The battalions have released a number of statements to Mauritanian media outlets, and also use jihadist websites to broadcast their message.
"The Movement for Monotheism and Jihad in West Africa" (MUJAO) was formed in late 2011 and came to prominence in April 2012, when it joined two Tuareg groups, the National Movement for the Liberation of Azawad (MNLA) and Ansar al-Din, in seizing control of northern Mali. MUJAO controlled the town of Gao between April 2012 and January 2013.
Based in northern Mali, this AQIM offshoot is made up mostly of Arabs from Mali, Niger and Mauritania. Its founding members hail mainly from AQIM's Mauritanian contingent. Its leader, Hammad Ould Mohammed al-Khayri, split from AQIM to promote jihad and establish the rule of Sharia (Islamic law) in West Africa.
The group was behind the kidnap of Algerian diplomats in Mali in 2012.
'The Sons of the Islamic Sahara Movement for Justice'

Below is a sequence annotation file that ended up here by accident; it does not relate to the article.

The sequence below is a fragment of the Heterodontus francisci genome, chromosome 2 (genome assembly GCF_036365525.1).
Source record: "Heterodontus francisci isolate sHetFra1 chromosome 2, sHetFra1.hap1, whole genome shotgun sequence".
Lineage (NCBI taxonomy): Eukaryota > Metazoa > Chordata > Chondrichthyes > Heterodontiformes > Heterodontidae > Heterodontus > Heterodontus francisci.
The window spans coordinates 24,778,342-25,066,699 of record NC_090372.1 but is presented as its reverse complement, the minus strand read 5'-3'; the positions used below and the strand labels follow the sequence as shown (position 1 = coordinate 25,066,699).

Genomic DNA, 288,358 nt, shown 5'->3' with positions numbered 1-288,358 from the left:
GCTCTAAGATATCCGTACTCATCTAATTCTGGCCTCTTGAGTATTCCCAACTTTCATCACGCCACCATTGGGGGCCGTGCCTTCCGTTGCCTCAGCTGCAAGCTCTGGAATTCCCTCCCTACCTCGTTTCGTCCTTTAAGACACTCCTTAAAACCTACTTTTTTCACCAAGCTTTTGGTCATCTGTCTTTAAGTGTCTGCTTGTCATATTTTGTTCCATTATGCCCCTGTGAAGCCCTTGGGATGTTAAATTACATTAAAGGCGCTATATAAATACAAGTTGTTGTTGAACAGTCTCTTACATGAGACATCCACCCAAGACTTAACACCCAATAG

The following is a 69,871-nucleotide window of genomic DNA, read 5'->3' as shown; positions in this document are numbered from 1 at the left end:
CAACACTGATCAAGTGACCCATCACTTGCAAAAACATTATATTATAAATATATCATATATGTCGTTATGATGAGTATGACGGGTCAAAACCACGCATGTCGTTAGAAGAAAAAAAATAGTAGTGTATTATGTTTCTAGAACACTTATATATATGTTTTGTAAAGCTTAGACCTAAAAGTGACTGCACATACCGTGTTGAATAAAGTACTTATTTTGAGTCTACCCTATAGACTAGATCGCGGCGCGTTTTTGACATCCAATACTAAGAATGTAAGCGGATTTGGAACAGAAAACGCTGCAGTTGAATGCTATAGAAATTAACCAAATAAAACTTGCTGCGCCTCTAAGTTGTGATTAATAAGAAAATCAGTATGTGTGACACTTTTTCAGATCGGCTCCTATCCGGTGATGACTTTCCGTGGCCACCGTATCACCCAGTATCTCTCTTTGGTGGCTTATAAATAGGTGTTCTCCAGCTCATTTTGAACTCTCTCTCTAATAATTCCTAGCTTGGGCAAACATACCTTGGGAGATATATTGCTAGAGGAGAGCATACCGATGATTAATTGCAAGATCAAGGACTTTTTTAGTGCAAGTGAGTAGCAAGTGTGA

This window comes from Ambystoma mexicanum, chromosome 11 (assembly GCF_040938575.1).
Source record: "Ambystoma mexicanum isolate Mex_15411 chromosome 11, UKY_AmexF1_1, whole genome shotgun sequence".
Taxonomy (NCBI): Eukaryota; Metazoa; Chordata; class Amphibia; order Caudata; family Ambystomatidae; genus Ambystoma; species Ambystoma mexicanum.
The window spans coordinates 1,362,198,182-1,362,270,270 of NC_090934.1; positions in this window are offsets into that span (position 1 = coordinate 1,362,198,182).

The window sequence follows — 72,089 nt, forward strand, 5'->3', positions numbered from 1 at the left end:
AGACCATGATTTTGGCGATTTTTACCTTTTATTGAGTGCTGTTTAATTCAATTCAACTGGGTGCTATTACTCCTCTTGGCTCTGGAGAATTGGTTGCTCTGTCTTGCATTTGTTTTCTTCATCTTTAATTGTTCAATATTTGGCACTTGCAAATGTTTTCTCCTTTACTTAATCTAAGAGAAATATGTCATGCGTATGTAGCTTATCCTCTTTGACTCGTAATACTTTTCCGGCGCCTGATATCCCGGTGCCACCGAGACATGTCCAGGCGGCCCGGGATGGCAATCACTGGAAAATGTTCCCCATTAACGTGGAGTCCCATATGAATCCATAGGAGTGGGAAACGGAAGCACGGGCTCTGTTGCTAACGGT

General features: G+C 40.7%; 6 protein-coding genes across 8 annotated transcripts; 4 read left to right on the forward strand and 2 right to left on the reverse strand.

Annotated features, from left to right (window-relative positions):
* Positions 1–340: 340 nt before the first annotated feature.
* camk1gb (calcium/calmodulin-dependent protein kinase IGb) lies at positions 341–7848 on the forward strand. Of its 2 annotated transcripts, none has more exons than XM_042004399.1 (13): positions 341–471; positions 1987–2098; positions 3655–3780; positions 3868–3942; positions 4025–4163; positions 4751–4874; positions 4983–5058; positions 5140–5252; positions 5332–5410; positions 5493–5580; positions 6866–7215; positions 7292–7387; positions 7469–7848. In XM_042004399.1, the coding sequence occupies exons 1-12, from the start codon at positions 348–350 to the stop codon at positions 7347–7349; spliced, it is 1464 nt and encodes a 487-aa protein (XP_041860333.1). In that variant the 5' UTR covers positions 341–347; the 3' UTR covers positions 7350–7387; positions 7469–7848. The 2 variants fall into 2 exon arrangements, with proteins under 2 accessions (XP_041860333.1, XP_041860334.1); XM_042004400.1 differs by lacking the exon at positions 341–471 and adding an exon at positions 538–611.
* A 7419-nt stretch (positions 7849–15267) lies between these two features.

This group split from MUJAO in May 2013 and reportedly works in northern Niger, western Libya and south-eastern Algeria. Algerian sources say the group is made up of Libyans, Algerians and Malians. It is reported to have carried out attacks against Algerian gendarmes.
As with Belmokhtar's Signed in Blood, MUJAO seems to prefer Mauritanian media sources to communicate its messages to the world.
Boko Haram, whose name can be translated as "Western education is forbidden", is led by Abubakar Shekau, a hardline cleric who, on a number of occasions, has been reported killed.
Most of the attacks attributed to the group have targeted police stations, churches, schools and other educational institutions.
There was speculation that after the Islamist takeover of northern Mali in early 2012, Boko Haram sent militiamen to fight along side MUJAO. But there has never been any conclusive proof of this.
A Nigerian jihadist group, Ansar al-Muslimin in the Lands of the Blacks (JAMBS), is thought to have been founded following a split from Boko Haram. Also referred to as Vanguards for the Protection of Muslims in Black Africa, or simply Ansaru, the group has claimed the taking and killing of a number of hostages.